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Prepared by Jimmy McHugh.
The unemployment vacancy curve is sometimes referred to as the Beveridge curve.
The vacancy rate is normally defined as the number of vacancies available as a proportion of total employment.
This is a contentious assumption. If changes in unemployment are primarily due to inflows rather than outflows, then unemployment will move independently of vacancies, changes in the efficiency of the labor matching process, and labor mismatch. Few countries produce reliable, consistent inflow series. However, Layard and others (1991) report that inflow rates tend to be high in North America, and low in the EU, Scandinavia, and Japan. There is no reliable inflow data available in Portugal.
Portugal provides two types of benefits for the unemployed: the unemployment subsidy and the unemployment social subsidy. The value of both these benefits is tied directly to the minimum wage. The unemployment subsidy is a contributions-based benefit. The decree-law No. 79-A/89 which was passed in March 1989 eased the eligibility requirements and extended the duration of benefits. Under the previous law an unemployed person could only claim benefits if they had made contributions for at least 36 consecutive months. Under the 1989 law, an unemployed person would be eligible if they had made 18 months contributions over the proceeding 24 months. The 1989 benefits law introduced a sliding scale of benefit duration linked to the age of the worker. The minimum level of duration was set at 10 months for workers aged 25 or under, rising to 30 months for workers who are 55 and over. The previous system set a minimum benefit duration of 6 months plus an additional month for each 12 months of employment with a record of wages earned. The 1989 law also increased generosity of the unemployment social subsidy. Unemployed people with four or more dependents could claim a benefit equal to 100 percent of the minimum wage. Previously, only people with 6 or more dependents could claim this level of benefits. Benefit duration of the social subsidy was also extended and harmonized with the general unemployment subsidy.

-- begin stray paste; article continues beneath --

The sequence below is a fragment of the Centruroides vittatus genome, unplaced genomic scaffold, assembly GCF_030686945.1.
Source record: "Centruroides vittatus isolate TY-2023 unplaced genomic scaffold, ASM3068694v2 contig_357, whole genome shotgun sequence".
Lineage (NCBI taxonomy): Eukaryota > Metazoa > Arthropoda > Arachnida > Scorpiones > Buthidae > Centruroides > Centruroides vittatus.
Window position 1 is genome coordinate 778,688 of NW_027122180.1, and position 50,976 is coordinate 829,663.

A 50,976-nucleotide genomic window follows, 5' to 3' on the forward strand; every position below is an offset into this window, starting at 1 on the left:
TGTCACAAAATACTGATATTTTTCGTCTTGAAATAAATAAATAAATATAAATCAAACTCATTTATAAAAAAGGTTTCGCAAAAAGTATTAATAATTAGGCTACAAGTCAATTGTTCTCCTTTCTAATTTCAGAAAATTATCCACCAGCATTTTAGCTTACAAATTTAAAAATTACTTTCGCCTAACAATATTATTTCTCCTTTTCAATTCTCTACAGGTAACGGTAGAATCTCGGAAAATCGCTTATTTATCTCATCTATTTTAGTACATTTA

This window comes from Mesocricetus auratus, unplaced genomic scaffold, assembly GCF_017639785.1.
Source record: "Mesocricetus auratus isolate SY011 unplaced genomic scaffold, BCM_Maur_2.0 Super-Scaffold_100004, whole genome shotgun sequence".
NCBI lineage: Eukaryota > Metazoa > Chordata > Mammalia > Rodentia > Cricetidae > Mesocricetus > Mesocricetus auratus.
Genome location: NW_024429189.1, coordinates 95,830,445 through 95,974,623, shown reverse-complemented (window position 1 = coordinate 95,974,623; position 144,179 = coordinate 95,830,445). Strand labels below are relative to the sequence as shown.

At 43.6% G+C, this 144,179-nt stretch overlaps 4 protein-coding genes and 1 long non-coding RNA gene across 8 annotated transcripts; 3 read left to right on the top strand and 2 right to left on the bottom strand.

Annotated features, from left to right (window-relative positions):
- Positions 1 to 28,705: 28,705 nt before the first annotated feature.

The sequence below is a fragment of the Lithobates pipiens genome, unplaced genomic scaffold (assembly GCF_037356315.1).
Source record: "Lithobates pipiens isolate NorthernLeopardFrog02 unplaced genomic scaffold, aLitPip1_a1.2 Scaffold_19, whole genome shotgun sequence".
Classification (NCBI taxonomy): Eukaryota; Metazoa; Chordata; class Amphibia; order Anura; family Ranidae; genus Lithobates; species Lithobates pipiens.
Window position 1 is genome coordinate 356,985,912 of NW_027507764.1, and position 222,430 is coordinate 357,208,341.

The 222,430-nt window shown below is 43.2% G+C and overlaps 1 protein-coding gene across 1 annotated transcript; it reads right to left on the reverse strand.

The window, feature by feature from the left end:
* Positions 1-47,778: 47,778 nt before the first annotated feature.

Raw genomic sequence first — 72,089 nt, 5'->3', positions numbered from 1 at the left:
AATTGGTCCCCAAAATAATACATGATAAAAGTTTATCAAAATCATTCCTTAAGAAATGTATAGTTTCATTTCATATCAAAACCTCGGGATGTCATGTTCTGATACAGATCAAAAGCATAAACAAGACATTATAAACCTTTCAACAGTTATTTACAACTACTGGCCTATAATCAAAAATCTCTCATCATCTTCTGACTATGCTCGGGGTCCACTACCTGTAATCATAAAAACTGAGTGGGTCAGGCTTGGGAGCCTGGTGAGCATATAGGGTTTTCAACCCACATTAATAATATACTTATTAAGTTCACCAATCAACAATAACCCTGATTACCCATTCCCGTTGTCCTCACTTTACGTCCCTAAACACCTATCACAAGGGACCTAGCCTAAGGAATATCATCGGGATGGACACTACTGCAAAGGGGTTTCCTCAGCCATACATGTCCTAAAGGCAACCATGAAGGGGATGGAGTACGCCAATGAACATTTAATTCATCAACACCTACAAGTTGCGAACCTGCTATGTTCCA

There are two possible explanations for this result.
OECD data shows that Portugal has the sixth highest benefit replacement ratio, (defined as benefits before tax as a percent of previous earnings before tax).